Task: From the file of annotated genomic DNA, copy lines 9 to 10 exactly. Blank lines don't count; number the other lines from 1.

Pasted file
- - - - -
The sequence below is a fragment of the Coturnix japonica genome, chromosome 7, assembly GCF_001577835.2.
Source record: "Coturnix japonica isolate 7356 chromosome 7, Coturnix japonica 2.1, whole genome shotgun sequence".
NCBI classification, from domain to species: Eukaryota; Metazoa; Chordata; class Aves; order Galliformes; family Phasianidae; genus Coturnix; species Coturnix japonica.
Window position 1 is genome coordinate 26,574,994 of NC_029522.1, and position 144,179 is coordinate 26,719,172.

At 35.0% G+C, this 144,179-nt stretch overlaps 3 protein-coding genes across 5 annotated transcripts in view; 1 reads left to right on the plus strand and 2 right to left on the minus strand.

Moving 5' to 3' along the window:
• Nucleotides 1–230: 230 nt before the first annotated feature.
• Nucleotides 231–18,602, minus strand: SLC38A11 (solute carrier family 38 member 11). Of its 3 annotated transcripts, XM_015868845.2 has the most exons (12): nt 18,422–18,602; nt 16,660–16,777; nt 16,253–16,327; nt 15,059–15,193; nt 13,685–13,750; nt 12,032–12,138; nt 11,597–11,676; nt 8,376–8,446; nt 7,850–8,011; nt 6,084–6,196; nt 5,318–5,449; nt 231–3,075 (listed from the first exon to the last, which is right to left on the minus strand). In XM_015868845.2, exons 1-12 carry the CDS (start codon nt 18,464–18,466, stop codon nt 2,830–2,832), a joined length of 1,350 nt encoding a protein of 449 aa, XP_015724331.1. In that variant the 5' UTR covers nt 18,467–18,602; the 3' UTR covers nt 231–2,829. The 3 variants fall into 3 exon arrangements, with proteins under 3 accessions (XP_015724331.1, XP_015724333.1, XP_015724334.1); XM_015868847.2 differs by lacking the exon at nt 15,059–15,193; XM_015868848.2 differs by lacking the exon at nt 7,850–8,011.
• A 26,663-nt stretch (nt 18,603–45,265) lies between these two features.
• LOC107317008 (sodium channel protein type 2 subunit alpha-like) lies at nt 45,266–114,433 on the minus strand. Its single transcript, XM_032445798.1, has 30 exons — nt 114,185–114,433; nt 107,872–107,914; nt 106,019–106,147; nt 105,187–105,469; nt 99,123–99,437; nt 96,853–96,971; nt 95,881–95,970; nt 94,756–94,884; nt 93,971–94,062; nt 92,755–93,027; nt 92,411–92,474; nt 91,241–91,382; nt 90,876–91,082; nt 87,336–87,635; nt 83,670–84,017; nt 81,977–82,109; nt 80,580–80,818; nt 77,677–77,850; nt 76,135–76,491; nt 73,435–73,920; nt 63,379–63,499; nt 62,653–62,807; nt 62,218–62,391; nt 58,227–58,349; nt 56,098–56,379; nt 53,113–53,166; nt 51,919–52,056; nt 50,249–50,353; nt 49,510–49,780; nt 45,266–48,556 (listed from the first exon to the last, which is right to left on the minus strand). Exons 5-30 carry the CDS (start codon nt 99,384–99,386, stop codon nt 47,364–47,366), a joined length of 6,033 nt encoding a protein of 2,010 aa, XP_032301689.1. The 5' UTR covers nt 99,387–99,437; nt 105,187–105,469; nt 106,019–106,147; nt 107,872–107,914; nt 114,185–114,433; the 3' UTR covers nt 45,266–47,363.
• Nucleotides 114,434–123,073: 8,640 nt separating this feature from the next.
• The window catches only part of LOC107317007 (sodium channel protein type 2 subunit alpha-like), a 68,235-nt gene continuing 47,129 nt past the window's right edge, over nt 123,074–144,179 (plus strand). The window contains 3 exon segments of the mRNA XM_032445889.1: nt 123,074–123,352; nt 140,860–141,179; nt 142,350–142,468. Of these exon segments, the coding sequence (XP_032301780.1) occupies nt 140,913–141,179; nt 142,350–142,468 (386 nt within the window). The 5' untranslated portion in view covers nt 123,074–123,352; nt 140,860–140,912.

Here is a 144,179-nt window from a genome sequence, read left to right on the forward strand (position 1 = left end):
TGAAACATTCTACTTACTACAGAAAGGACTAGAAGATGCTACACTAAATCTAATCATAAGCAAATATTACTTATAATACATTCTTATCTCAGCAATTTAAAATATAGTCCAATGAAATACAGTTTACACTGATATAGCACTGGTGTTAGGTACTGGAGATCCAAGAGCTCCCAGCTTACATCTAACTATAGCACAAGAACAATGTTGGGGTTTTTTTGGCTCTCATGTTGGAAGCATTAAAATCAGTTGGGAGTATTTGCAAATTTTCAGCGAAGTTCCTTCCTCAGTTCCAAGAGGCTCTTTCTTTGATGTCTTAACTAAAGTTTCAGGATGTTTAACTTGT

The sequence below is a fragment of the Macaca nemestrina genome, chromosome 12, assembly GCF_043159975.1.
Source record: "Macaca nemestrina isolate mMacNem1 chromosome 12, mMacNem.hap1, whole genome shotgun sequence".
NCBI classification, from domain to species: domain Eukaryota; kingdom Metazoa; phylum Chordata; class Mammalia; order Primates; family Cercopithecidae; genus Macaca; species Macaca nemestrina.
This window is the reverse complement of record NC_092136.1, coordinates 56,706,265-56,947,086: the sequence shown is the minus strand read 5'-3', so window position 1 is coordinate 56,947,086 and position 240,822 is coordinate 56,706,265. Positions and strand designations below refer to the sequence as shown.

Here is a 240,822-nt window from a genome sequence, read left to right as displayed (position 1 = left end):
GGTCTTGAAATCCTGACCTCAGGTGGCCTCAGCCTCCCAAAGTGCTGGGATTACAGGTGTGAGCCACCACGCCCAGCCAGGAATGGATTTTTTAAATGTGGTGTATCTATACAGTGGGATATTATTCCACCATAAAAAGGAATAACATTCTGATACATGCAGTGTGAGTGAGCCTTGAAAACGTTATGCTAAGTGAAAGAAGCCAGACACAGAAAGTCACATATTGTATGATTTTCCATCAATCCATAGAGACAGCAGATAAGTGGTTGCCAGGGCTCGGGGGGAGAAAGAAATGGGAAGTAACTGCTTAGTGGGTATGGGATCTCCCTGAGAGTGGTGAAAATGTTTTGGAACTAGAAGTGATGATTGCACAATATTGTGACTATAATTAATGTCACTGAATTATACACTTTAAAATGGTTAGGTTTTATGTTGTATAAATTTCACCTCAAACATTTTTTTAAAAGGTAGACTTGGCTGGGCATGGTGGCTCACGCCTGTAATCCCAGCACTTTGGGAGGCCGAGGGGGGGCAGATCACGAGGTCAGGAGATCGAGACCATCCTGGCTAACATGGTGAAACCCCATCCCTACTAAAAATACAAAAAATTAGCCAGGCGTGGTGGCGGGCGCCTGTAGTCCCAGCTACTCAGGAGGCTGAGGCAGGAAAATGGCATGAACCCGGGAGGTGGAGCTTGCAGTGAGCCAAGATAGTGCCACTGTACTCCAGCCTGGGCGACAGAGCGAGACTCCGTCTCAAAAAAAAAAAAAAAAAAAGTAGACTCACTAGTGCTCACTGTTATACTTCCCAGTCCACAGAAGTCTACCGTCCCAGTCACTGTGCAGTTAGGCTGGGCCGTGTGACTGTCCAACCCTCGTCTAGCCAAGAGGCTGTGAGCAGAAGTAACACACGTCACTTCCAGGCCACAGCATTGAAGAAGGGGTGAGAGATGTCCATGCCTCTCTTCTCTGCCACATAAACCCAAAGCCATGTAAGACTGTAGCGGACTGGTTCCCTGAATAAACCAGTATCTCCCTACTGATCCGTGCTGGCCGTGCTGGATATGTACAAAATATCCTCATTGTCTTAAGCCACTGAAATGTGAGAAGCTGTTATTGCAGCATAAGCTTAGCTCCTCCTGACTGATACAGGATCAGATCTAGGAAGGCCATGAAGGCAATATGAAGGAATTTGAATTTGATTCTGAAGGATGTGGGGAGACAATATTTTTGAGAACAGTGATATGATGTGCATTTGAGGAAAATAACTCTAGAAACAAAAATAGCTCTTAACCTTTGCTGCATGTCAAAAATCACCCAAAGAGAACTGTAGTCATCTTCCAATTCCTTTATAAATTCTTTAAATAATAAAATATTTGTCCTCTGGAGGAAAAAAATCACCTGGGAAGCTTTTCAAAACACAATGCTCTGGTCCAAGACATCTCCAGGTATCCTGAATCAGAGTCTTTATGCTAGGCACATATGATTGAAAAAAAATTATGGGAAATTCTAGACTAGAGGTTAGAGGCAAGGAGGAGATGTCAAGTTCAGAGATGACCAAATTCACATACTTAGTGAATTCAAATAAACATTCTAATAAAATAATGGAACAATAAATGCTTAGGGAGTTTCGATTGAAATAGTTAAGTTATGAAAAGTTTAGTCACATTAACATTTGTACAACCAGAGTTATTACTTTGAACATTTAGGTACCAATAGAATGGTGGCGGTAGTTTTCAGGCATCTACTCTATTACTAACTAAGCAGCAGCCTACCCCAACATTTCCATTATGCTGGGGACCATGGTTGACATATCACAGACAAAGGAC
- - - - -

• A 26,663-nt stretch (nt 18,603–45,265) lies between these two features.
• LOC107317008 (sodium channel protein type 2 subunit alpha-like) lies at nt 45,266–114,433 on the minus strand. Its single transcript, XM_032445798.1, has 30 exons — nt 114,185–114,433; nt 107,872–107,914; nt 106,019–106,147; nt 105,187–105,469; nt 99,123–99,437; nt 96,853–96,971; nt 95,881–95,970; nt 94,756–94,884; nt 93,971–94,062; nt 92,755–93,027; nt 92,411–92,474; nt 91,241–91,382; nt 90,876–91,082; nt 87,336–87,635; nt 83,670–84,017; nt 81,977–82,109; nt 80,580–80,818; nt 77,677–77,850; nt 76,135–76,491; nt 73,435–73,920; nt 63,379–63,499; nt 62,653–62,807; nt 62,218–62,391; nt 58,227–58,349; nt 56,098–56,379; nt 53,113–53,166; nt 51,919–52,056; nt 50,249–50,353; nt 49,510–49,780; nt 45,266–48,556 (listed from the first exon to the last, which is right to left on the minus strand). Exons 5-30 carry the CDS (start codon nt 99,384–99,386, stop codon nt 47,364–47,366), a joined length of 6,033 nt encoding a protein of 2,010 aa, XP_032301689.1. The 5' UTR covers nt 99,387–99,437; nt 105,187–105,469; nt 106,019–106,147; nt 107,872–107,914; nt 114,185–114,433; the 3' UTR covers nt 45,266–47,363.